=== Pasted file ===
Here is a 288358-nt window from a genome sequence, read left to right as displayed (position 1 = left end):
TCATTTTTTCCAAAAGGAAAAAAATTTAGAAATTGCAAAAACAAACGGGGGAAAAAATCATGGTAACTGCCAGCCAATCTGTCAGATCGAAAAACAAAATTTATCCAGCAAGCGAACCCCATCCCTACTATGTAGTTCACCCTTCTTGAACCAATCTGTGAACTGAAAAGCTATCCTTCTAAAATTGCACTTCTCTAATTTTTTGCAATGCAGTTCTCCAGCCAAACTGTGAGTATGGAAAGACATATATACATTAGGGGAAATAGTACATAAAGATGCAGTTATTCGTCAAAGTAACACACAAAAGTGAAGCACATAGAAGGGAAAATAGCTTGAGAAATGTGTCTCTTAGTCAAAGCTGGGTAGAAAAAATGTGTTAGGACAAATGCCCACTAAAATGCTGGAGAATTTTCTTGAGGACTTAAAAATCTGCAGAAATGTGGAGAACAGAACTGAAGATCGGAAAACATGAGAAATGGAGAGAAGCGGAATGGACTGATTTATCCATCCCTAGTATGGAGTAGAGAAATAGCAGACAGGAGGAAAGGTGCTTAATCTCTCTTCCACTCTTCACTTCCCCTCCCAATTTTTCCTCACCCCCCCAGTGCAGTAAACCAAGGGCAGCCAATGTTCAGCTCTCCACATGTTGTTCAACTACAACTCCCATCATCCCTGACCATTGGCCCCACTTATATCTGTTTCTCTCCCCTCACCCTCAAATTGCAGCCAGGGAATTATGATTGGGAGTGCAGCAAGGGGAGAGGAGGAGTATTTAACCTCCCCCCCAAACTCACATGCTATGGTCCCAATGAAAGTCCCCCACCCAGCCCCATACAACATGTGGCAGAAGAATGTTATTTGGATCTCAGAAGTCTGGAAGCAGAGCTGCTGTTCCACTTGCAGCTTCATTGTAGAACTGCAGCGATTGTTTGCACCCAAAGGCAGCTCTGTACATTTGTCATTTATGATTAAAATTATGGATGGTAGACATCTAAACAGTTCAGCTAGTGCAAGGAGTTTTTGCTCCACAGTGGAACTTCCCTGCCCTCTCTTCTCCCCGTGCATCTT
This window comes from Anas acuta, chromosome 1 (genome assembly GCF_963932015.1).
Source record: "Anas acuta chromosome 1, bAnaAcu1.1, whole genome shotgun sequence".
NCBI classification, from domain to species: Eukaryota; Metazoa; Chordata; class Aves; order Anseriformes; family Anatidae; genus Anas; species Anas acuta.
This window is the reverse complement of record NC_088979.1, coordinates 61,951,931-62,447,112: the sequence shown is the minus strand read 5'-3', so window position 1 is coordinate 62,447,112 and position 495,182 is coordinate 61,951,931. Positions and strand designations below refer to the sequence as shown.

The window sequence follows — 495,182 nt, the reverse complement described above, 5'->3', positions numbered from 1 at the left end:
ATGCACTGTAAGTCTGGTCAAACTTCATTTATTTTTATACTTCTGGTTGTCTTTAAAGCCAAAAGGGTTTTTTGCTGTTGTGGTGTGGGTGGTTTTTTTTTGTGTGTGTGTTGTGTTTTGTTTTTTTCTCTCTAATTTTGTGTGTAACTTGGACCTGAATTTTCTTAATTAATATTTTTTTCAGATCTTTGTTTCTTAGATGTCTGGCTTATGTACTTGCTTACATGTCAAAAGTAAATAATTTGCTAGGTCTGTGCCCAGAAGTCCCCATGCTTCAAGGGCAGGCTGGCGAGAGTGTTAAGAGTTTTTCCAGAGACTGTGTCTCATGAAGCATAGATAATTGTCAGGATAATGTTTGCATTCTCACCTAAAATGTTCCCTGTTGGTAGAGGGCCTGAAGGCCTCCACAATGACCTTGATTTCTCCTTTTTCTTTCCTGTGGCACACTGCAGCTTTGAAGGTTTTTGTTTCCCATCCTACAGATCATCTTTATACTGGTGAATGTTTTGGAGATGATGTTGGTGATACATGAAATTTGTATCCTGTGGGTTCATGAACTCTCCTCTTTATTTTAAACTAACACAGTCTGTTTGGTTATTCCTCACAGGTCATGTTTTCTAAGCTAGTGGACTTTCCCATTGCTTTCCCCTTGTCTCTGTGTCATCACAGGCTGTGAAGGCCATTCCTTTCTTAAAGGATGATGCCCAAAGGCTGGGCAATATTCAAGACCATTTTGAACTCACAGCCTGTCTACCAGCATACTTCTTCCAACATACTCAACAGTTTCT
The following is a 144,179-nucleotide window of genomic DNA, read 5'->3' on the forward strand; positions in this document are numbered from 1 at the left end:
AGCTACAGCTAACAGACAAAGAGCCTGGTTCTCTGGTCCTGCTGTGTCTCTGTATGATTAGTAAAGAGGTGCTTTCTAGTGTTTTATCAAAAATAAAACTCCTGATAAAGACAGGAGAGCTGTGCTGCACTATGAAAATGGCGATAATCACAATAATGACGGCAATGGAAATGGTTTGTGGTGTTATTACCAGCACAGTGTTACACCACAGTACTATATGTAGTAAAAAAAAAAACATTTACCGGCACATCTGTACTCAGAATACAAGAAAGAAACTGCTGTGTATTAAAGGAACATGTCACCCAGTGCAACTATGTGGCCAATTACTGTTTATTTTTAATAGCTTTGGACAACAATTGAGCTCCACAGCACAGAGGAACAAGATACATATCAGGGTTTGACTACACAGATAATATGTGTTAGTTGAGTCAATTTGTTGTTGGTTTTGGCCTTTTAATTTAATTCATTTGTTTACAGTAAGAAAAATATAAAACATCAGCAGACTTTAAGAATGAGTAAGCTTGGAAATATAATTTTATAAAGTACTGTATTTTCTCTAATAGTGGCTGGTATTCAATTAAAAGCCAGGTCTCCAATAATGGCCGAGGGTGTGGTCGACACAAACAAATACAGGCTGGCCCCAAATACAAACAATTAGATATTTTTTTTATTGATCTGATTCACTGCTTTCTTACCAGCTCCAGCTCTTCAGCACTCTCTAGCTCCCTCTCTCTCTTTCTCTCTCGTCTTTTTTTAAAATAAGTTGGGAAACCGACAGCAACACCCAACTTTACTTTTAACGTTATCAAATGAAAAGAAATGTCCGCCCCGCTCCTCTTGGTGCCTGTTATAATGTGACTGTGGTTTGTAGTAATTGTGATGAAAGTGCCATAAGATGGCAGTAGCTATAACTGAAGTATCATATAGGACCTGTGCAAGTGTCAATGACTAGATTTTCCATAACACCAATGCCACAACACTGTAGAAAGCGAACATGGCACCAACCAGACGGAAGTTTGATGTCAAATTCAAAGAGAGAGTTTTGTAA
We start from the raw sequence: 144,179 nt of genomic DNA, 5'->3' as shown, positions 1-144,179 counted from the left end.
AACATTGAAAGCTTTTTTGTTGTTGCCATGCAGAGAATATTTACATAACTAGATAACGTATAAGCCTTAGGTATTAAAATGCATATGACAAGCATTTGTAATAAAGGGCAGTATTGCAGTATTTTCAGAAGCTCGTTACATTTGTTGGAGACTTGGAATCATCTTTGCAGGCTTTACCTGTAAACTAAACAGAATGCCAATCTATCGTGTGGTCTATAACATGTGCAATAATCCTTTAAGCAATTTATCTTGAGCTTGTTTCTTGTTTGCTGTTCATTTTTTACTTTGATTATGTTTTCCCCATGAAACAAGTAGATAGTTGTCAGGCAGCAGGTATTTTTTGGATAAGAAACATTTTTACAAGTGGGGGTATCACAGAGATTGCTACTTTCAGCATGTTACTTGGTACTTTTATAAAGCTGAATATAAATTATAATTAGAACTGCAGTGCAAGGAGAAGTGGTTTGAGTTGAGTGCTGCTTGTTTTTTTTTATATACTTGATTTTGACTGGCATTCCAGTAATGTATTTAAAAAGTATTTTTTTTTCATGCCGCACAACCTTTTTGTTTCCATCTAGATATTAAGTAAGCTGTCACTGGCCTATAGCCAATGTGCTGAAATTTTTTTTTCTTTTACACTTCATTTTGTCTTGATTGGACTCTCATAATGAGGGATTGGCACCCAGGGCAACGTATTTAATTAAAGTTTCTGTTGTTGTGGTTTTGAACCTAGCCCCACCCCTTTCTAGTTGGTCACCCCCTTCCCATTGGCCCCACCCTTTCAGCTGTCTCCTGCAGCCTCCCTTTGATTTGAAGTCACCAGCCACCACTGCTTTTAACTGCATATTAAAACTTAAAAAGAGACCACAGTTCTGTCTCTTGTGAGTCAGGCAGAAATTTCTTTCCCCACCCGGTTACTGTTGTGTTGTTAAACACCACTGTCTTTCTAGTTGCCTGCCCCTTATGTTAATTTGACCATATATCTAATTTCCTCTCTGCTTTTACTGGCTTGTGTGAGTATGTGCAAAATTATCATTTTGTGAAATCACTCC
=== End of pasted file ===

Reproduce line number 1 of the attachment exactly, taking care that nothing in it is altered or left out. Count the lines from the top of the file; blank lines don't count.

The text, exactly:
Here is a 288358-nt window from a genome sequence, read left to right as displayed (position 1 = left end):